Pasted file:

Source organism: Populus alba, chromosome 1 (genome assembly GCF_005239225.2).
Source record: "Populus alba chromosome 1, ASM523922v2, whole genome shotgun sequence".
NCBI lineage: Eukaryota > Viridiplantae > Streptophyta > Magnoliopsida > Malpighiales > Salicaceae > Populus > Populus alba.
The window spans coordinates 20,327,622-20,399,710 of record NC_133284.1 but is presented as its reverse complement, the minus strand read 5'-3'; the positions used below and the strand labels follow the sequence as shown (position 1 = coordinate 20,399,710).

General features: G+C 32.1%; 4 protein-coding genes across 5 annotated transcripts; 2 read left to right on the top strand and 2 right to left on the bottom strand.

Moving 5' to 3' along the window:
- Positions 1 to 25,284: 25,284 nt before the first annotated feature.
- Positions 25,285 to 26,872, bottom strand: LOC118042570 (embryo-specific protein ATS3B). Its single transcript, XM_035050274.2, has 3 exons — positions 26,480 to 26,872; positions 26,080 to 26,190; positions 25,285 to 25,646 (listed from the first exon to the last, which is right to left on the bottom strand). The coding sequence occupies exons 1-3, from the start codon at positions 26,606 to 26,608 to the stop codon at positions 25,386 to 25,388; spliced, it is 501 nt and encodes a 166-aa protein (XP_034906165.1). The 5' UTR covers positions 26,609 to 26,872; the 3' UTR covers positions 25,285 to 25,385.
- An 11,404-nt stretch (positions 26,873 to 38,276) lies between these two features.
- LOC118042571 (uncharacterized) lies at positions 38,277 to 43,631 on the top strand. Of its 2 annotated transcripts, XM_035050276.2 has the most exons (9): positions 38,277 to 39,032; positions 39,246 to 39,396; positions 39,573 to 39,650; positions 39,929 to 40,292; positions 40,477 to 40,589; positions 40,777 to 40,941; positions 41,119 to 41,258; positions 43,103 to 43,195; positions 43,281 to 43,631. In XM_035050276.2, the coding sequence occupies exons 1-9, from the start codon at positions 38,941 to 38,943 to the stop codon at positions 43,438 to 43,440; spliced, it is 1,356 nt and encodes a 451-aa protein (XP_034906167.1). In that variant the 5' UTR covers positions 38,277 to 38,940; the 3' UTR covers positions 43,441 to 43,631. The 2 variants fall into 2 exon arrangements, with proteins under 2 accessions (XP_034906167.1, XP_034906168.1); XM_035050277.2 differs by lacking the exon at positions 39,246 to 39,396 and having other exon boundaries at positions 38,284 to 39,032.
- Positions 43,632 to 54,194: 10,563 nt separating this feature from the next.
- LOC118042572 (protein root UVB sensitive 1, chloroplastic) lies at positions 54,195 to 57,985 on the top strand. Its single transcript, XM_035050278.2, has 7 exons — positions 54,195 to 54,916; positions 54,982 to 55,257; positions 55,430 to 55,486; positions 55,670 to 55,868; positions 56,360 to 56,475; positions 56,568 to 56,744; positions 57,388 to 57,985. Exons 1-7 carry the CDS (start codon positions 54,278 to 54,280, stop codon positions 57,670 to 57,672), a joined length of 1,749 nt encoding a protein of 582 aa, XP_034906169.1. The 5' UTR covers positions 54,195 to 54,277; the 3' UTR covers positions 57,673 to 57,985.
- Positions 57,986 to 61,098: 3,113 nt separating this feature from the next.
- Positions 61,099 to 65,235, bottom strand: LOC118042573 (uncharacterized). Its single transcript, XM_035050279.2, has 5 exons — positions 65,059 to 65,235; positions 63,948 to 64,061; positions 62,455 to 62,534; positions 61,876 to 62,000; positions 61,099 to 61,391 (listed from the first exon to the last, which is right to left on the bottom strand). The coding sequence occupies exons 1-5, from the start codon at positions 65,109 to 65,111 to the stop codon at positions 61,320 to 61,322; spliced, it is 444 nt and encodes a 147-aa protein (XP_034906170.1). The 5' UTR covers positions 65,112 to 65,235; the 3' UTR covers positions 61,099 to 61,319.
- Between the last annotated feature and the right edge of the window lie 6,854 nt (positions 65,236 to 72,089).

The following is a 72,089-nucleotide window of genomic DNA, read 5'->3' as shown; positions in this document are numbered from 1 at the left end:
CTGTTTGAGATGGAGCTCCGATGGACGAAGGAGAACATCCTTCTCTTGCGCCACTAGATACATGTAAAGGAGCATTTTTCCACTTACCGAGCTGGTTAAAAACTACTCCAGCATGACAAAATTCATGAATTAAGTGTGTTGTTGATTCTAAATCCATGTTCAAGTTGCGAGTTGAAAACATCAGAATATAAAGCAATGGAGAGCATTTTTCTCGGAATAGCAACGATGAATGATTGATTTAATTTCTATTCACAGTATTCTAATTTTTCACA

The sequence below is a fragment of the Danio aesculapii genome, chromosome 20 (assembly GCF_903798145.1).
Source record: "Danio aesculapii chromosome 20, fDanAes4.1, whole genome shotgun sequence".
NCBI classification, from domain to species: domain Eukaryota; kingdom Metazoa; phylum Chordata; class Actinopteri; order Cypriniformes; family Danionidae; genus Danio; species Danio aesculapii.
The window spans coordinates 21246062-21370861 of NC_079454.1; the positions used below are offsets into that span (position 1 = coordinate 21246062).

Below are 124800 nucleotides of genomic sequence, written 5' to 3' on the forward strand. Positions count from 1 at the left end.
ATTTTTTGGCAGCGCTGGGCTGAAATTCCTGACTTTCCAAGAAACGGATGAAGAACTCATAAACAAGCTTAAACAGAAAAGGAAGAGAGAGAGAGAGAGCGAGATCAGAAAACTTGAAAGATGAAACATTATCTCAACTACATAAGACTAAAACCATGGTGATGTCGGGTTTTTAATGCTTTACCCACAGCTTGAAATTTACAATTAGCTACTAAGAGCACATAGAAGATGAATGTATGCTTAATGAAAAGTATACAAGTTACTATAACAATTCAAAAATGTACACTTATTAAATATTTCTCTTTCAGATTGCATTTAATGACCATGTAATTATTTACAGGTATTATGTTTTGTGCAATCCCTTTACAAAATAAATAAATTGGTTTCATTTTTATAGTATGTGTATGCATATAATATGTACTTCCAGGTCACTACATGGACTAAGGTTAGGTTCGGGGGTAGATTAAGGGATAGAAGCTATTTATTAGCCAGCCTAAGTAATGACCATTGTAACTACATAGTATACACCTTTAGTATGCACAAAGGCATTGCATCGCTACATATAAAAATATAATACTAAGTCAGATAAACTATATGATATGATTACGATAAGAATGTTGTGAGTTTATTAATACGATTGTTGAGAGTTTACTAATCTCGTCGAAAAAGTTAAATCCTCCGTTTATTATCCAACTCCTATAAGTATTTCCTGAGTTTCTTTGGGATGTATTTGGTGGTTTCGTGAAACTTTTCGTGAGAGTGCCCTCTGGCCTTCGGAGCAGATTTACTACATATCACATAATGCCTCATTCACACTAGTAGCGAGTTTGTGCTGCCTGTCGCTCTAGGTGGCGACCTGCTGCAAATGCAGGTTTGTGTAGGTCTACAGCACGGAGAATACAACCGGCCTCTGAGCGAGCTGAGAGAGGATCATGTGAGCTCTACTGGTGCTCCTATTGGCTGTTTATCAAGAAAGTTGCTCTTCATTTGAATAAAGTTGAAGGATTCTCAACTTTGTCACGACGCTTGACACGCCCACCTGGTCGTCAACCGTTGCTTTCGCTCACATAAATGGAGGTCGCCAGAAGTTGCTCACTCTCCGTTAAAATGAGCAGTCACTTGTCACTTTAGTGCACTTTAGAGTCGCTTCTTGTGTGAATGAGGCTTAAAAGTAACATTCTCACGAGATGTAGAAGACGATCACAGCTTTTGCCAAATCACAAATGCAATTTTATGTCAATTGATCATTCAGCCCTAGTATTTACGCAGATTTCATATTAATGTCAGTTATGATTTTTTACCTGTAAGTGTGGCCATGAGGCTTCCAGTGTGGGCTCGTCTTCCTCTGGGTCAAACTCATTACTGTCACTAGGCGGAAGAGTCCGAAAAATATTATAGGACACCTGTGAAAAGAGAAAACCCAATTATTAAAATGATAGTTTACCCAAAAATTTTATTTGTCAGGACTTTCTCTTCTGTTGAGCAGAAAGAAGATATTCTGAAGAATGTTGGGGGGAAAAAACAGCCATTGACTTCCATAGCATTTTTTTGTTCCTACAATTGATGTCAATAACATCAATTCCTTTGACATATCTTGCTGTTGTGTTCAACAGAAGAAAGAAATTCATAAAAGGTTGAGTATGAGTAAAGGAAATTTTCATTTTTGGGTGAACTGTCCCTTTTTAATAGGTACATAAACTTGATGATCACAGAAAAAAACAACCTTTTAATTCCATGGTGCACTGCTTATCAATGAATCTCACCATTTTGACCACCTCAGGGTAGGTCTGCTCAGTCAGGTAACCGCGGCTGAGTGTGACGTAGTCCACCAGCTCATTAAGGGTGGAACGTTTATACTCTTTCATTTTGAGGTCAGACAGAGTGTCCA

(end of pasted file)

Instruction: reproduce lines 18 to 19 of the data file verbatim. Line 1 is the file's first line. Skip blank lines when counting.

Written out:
The sequence below is a fragment of the Danio aesculapii genome, chromosome 20 (assembly GCF_903798145.1).
Source record: "Danio aesculapii chromosome 20, fDanAes4.1, whole genome shotgun sequence".